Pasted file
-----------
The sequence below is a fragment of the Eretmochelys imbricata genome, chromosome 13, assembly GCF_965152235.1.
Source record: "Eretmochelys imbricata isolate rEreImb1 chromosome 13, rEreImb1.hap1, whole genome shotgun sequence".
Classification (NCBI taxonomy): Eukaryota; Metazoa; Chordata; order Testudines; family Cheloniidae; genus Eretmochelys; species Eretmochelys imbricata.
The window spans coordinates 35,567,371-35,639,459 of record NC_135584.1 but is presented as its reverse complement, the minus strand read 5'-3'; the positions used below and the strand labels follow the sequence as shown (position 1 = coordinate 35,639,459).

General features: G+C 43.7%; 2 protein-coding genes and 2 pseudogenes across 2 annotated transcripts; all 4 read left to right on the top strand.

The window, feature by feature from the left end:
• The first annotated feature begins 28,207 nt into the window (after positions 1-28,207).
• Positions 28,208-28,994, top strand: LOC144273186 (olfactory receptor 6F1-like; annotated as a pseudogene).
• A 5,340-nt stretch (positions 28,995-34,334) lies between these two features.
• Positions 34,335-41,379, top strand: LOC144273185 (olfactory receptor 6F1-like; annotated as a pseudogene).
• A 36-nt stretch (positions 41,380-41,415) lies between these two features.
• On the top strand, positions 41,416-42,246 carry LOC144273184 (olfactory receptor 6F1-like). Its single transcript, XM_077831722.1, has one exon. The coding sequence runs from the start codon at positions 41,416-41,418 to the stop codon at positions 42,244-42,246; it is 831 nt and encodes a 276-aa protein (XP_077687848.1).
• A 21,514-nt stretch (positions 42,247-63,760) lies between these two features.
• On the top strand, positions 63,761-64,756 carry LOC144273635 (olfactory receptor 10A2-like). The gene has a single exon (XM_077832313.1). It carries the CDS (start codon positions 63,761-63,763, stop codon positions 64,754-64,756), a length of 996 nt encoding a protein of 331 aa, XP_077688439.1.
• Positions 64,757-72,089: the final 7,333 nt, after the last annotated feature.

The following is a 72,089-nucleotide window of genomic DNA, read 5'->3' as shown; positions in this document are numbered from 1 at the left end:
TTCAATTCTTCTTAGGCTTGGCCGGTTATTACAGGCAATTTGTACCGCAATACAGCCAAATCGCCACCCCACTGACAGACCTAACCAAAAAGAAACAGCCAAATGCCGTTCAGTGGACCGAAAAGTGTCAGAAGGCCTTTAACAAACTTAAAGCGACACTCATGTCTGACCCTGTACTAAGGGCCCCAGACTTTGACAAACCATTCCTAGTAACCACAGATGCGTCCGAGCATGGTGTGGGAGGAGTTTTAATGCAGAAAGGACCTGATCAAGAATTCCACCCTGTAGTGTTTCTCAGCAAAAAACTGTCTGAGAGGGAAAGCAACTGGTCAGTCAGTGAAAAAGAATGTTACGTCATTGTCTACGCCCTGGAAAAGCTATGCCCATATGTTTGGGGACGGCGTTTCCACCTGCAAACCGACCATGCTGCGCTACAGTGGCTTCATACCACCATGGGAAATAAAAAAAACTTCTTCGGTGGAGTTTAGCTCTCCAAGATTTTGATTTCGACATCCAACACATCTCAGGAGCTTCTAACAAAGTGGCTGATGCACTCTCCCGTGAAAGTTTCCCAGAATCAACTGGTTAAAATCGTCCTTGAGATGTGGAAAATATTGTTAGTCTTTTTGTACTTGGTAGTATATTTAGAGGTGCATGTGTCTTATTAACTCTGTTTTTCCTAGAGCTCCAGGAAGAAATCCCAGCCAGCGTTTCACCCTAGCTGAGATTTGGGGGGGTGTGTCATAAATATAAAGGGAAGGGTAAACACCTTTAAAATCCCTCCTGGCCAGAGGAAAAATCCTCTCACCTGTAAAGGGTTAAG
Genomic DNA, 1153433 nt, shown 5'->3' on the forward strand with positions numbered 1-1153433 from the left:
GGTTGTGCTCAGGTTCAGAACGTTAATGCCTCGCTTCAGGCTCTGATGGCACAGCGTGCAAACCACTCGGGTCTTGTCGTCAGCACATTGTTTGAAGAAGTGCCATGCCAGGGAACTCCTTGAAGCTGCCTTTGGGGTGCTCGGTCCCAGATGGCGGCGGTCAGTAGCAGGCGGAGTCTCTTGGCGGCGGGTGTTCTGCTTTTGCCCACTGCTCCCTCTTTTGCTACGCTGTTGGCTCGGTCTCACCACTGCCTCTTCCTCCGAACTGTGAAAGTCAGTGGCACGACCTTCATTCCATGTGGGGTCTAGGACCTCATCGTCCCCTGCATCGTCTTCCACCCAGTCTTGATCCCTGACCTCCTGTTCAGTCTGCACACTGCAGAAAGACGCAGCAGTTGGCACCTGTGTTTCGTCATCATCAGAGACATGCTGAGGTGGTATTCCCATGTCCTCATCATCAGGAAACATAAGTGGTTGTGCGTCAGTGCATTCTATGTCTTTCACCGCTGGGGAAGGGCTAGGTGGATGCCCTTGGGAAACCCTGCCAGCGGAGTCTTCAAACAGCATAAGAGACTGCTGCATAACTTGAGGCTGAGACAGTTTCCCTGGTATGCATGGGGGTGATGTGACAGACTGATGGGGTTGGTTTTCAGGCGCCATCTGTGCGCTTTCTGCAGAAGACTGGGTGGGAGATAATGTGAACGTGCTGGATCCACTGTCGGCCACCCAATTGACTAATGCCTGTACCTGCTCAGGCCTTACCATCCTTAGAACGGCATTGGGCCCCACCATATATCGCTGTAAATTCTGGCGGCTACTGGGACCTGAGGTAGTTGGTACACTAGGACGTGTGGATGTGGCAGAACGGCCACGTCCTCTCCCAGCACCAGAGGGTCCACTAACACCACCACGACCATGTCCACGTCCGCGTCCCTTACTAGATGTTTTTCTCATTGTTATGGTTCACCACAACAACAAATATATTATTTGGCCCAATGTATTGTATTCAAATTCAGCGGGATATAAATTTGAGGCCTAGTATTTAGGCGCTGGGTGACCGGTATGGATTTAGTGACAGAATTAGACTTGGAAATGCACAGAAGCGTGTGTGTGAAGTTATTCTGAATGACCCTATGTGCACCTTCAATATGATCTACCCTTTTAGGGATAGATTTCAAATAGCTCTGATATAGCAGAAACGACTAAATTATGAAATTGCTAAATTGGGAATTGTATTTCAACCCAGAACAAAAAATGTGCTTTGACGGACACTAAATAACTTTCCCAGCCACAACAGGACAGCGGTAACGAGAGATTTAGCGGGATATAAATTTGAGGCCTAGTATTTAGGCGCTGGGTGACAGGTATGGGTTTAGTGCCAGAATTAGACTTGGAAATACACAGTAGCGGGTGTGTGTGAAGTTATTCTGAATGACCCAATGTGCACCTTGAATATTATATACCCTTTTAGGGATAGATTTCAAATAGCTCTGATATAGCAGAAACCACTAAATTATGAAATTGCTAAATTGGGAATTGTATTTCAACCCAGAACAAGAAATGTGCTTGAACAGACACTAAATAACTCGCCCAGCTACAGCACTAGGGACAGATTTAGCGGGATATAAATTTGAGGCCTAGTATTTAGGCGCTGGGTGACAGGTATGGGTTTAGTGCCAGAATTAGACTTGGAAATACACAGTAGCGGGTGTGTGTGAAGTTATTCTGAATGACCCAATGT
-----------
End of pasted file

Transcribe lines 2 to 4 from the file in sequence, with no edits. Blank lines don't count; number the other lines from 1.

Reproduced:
Source record: "Eretmochelys imbricata isolate rEreImb1 chromosome 13, rEreImb1.hap1, whole genome shotgun sequence".
Classification (NCBI taxonomy): Eukaryota; Metazoa; Chordata; order Testudines; family Cheloniidae; genus Eretmochelys; species Eretmochelys imbricata.
The window spans coordinates 35,567,371-35,639,459 of record NC_135584.1 but is presented as its reverse complement, the minus strand read 5'-3'; the positions used below and the strand labels follow the sequence as shown (position 1 = coordinate 35,639,459).